« PreviousContinue »
The horned moon, which heretofore
Thus Partridge, by his wit and parts,
Besides, he could confound the spheres,
Great scholars have in Lucian read,
Thus Partridge still shines in each art,
of the Cæsars are.
Thou, high exalted in thy sphere,
* « Tibi brachia contrahit ingens Scorpius," &c.
Weep, all you customers that use
you that did your fortune seek,
MERLIN'S PROPHECY. 1709. SEVEN and ten, addyd to nine, Of Fraunce her woe this is the sygne, Tamys rivere twys y-frozen, Walke sans wetyng shoes ne hozen. Then comyth foorthe, ich understonde, From towne of stoffe to fattyn londe, An hardie chyftan,* woe the morne, To Fraunce that evere he was born. Then shall the fyshe † beweyle his bosse: Nor shall grin berrys I make up the losse. Yonge Symnele || shall again miscarye: And Norway's pryd į again shall marrye. . And from the tree where blosums feele, Ripe fruit shall come, and all is wele. Reaums shall daunce honde in honde, And it shall be merrye in olde Inglonde, * Duke of Marlborough. H.
+ The Dauphin. H. Duke of Berry. H.
|| The young Pretender. H. § Queen Anne, H.,
T By the Union. H. G 2
Then old Inglonde shall be no more,
A DESCRIPTION OF THE MORNING.
WRITTEN IN APRIL 1709;
A DB* A king of Spain slain by Hercules. H. † The archduke Charles was of the Hapsburg family. H.
I Walter Wagstaff, Esq. (as he styles himself) translator of the “ Annotations of the Tatler," has an annotation on this pas
A DESCRIPTION OF A CITY SHOWER.*
IN IMITATION OF VIRGIL'S GEORGICS.
WRITTEN IN OCTOBER, 1710);
AND FIRST PRINTED IN THE TATLER.
CAREFUL observers may
foretel the hour, (By sure prognostics) when to dread a shower. While rain depends, the pensive cat gives o'er Her frolics, and pursues her tail no more. Returning home at night, you'll find the sink Strike your offended sense with double stink.
sage, which ascertains a story related of Steele, by Dr. Johnson, on the authority of Savage. “ This image of the morning at the other end of the town is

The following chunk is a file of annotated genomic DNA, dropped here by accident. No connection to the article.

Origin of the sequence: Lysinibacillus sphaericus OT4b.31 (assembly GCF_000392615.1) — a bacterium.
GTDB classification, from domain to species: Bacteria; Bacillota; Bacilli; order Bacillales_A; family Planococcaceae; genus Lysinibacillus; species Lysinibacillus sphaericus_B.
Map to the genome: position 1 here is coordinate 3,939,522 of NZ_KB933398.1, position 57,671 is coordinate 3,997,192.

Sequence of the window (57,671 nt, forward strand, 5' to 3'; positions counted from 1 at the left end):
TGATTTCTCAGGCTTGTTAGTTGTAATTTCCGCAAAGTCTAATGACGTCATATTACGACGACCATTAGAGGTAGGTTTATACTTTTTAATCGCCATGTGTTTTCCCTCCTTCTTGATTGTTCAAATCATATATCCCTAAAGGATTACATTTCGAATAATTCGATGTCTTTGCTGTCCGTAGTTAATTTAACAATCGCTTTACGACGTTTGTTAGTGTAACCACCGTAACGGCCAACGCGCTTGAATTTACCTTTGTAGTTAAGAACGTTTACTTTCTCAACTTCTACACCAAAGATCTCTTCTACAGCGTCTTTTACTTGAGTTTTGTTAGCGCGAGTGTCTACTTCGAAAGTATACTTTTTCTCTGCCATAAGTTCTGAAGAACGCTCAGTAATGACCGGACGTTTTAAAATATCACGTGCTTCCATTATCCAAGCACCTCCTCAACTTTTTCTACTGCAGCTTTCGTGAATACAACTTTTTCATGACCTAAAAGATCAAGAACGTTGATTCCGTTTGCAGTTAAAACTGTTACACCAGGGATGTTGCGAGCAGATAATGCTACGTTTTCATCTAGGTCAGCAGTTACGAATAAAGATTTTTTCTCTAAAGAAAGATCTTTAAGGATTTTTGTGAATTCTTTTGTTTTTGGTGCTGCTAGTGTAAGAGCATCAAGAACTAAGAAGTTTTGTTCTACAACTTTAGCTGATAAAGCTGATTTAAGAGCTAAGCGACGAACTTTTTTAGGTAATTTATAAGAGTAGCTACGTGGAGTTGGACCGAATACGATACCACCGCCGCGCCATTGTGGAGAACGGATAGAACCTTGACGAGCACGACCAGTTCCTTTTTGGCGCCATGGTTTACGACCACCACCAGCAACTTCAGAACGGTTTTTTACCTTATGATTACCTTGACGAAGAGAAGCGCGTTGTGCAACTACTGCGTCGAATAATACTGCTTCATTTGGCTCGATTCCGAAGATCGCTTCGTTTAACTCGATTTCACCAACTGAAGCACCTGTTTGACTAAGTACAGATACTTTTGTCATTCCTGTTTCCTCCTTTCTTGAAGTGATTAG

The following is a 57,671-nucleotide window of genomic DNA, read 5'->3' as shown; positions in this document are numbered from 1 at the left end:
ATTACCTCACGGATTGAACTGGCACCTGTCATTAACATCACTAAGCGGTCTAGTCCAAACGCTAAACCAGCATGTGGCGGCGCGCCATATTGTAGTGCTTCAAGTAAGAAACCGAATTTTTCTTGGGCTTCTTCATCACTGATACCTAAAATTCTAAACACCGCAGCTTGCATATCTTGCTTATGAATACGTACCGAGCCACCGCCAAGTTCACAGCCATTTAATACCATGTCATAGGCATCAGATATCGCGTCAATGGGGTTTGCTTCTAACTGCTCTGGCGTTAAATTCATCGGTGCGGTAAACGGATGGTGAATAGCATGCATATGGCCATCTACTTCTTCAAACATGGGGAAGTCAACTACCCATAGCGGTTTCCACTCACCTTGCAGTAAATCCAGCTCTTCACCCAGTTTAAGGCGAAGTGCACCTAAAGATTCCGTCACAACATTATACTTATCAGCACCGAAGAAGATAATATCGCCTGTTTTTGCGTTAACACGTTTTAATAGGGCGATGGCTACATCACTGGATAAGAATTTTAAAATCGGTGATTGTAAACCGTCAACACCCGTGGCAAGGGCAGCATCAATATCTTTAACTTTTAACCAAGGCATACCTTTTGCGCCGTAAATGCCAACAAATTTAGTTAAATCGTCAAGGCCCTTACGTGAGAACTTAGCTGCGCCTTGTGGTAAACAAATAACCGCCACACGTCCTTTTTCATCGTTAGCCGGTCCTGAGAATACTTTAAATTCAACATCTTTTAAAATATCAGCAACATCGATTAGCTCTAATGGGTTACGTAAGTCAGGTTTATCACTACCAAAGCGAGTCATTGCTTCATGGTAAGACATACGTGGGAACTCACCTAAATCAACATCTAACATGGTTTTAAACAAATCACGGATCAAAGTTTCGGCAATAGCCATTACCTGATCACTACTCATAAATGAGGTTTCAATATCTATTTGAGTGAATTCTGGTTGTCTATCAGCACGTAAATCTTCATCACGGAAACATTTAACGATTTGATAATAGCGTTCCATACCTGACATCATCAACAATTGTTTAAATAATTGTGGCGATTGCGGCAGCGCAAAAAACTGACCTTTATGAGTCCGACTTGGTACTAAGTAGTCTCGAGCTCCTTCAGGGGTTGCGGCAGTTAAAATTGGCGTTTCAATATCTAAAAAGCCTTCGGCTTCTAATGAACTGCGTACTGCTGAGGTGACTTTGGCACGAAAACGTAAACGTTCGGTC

familiar and entertaining, that to make it yet more familiar, and to give it the economical and domestic air, a gentleman of those parts has always by him a set of liveries of the largest size, in order to equip the most officious of this rank of men, upon the very first tender of their service ; this method establishes him in the character of being the best master in the world, because he gives fees, as well as wages: and his people at the same time are no les famed for diligence and fidelity, for he is always sure of a very strict and close attendance."
" Annotations, &c.” Part I. p. 32. The following passage in the Examiner is a farther confirmation of the same story : “ I have beard of a certain illustrious person, who, having a guard du corps,
that forced their attendance upon him, put them into a livery, and maintained them as his servants : thus answering that famous question,
Quis custodiet ipsos custodies ?” Examiner, No 11. N. * “ This day came out the TATLER, made up wholly of my Shower, and a preface to it. They say it is the best thing I ever writ, and I think so too. I suppose the bishop of